A huge part of their success is down to the consistency of their All-Star trio of Stephen Curry, Klay Thompson, and Draymond Green and the addition of one of the greatest scorers of all time, Kevin Durant in the summer of 2016.

Let’s take a look at some averages of these four players over the last four years with the hope of getting a clearer perspective as to why the Warriors are a lock to win the NBA title at the end of the season:

Curry is averaging 26.4 points, 6.8 assists and 4.8 rebounds per game on 49 percent shooting and 43 percent from three-point range. Curry is also shooting 91 percent from the free throw line, the best mark in the league over the last four years.

Thompson is averaging 21.5 points on 47 percent shooting and 43 percent from three-point range. Like Curry, Thompson has never in his entire career shot below 40 percent from downtown—ridiculous!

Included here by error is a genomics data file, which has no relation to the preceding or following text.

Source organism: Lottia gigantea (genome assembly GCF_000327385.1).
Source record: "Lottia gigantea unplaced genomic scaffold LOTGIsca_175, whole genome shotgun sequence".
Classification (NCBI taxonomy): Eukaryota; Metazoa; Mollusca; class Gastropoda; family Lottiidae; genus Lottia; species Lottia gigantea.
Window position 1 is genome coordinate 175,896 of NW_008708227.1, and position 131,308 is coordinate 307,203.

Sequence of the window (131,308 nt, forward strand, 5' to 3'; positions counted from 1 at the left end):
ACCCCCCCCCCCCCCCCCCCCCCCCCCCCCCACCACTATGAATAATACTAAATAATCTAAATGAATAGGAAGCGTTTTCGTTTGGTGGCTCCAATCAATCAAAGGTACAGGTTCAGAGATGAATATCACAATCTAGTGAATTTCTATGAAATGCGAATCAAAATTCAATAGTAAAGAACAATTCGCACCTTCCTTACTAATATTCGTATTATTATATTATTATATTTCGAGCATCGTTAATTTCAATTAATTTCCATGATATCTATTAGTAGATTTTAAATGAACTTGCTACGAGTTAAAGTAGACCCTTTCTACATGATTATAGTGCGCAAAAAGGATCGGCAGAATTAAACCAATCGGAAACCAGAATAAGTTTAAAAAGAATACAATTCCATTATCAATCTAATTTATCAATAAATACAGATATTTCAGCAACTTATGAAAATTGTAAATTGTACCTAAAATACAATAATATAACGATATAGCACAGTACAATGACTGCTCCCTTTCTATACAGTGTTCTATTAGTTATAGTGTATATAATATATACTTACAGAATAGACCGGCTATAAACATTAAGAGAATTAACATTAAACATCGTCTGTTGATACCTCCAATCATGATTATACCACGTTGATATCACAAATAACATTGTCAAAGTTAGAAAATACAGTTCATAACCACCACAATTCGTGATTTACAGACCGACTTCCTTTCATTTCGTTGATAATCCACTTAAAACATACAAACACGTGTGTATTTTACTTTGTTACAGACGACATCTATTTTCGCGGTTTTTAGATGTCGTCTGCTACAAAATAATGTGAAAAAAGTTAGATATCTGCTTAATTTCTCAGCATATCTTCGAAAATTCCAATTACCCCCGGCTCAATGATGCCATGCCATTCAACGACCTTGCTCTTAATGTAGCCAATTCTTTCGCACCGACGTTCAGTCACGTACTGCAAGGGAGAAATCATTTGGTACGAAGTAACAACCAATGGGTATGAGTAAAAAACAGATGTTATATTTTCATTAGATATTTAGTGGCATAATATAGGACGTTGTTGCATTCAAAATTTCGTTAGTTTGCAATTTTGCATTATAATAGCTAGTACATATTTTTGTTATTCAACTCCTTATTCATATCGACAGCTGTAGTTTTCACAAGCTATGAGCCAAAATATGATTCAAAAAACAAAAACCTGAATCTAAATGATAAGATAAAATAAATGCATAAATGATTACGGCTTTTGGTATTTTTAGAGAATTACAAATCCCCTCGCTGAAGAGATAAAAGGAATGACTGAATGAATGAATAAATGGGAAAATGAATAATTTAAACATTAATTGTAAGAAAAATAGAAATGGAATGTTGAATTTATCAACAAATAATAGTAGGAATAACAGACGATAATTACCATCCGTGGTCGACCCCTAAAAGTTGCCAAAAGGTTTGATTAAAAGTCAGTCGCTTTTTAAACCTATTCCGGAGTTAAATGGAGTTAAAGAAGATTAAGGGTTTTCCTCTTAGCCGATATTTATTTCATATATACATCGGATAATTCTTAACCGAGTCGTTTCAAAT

In two seasons with the Warriors, Durant is averaging 25.7 points, 7.5 rebounds and 5.1 assists per game on 52 percent shooting and 40 percent from three-point range. KD is a four-time scoring champion and like was quite evident in his two postseasons with the Warriors, the offense was run through him—he was the first scoring option because of the plethora of ways by which he can score—from the post, from midrange, from downtown, in one-on-one situations, pull-ups, off the dribble, catch-and-shoot opportunities, drives to the rim and so on.